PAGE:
Robotic surgery offers numerous advantages for both patients and surgeons, representing a new step in minimally invasive surgery following laparoscopic surgery, which has already replaced conventional surgery in several fields.
What Robotic Surgery Provides for Patients?
1. Reduced Blood Loss and Lower Transfusion Needs:
Robotic surgical procedures are associated with less blood loss, especially in cancer surgery, reducing the need for intraoperative or postoperative blood transfusions.
2. Less Pain, Fewer Painkillers:
Robotic surgery eliminates the need for large incisions, resulting in less postoperative pain, requiring fewer painkillers for patients.
3. Shorter Hospital Stay:
Robotic-assisted procedures lead to a shorter hospitalization time compared to open surgery. In many procedures, patients are discharged on the day of surgery or the following day. Patients recover faster, resume normal physical activities sooner, and experience an easier recovery.
4. Lower Infection Risk:
The risk of infection is reduced in robotic surgery since the abdomen is not opened extensively, and there is less bleeding.
5. Improved Cosmetic Results:
Robotic surgery does not require large incisions in the abdominal wall, and all interventions are performed through 3 or 4 small openings in the abdomen. Thus, patients have fewer scars, contributing to improved cosmetic results.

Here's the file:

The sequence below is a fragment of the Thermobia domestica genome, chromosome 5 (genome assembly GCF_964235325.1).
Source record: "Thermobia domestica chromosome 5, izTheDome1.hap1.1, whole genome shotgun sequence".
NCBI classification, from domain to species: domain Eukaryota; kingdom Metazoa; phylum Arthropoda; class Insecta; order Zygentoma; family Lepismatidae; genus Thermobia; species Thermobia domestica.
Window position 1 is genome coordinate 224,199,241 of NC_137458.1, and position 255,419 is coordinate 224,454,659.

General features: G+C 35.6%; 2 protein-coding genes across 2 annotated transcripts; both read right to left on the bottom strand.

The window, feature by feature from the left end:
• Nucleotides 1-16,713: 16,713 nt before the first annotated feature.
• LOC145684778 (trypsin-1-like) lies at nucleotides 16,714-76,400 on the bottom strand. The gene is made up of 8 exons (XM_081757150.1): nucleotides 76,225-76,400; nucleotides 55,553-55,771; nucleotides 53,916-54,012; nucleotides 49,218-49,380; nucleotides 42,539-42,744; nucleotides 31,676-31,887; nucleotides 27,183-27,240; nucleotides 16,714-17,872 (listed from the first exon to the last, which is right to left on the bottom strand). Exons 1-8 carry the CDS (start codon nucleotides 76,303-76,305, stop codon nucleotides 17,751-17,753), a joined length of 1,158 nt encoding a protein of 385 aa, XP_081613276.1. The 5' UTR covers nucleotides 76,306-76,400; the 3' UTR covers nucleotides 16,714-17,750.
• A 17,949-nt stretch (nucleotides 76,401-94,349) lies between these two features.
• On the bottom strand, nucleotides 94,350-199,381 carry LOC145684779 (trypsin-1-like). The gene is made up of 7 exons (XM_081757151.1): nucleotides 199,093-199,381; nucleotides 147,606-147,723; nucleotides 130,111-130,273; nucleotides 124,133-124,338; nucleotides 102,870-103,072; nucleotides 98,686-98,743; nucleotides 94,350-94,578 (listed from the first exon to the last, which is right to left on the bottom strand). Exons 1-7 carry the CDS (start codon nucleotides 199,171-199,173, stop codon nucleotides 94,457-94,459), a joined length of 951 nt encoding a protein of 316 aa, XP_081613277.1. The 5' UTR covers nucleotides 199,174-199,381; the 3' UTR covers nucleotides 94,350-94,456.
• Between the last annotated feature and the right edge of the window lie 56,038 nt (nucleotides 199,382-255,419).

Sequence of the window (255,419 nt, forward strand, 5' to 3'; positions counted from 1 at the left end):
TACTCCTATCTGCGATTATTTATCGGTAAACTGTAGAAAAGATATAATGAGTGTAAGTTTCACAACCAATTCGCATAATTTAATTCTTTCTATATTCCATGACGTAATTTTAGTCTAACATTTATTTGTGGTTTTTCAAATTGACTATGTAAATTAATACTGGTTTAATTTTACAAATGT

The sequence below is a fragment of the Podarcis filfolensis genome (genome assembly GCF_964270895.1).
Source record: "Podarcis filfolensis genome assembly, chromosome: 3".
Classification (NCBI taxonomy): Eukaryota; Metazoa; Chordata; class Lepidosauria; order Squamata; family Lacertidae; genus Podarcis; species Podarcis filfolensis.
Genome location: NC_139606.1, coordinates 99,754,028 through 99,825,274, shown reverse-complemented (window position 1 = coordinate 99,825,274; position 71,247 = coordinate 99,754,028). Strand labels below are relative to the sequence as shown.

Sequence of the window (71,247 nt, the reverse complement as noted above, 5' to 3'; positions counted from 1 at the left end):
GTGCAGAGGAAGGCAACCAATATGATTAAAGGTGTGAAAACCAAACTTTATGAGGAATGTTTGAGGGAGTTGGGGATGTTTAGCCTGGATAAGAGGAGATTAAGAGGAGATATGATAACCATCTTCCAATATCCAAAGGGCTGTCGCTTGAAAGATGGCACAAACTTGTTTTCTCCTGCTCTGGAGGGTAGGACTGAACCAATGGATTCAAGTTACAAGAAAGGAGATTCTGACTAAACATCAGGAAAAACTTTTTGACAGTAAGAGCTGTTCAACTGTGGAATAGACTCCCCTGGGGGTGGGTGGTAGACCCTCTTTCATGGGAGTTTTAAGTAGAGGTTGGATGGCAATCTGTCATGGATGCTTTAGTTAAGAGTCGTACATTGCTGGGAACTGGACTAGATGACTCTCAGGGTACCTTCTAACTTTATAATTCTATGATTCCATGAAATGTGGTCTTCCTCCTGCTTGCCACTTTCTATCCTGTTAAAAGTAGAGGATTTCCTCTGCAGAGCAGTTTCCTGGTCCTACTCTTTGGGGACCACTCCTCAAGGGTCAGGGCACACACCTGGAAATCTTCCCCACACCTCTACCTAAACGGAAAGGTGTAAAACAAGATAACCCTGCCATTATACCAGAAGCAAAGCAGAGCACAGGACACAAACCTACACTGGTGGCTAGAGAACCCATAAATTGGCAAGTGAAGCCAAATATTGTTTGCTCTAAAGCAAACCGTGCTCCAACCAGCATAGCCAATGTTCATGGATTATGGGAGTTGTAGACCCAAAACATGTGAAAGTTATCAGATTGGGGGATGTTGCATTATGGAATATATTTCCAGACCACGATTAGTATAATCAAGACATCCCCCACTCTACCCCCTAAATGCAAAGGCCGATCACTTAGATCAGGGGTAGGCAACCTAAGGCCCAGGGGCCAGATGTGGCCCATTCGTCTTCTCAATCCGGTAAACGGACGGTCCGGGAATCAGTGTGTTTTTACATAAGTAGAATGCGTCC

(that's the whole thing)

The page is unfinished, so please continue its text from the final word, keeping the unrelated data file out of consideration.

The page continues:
6. High-Resolution Three-Dimensional Imaging:
While standard laparoscopic images are obtained through a single camera, robotic surgery uses two high-definition cameras during the operation, providing a three-dimensional image with a 10x/12x magnification. Robotic instruments can reach places that cannot be accessed by the surgeon’s hand alone, allowing visualization of structures too small to be seen with the naked eye. This capability enables the surgeon to operate on parts of the abdominal or other cavities that cannot be accessed through open surgery.
7. Greater Range of Motion:
The latest-generation robot has four robotic arms. One controls the camera, and the other three support surgical instruments. The two arms represent the surgeon’s left and right hands. The additional arm performs supplementary tasks, such as tissue separation and retraction, and following the surgical suture. The robot’s end effectors, called EndoWrist, provide seven degrees of freedom in movement and two degrees of axial rotation, mimicking three hand movements and three wrist movements for grasping and cutting. The greater range of motion of these instruments eliminates many challenges encountered in two-dimensional laparoscopic surgical procedures.
8. Filtering Hand Tremors:
Manual movements of the surgeon are scaled and transposed to the robot’s arms through a computerized system. Even the smallest hand tremors are eliminated by this technology. The robotic system filters out tremors larger than 6 Hz, allowing procedures that require high sensitivity to be performed with ease.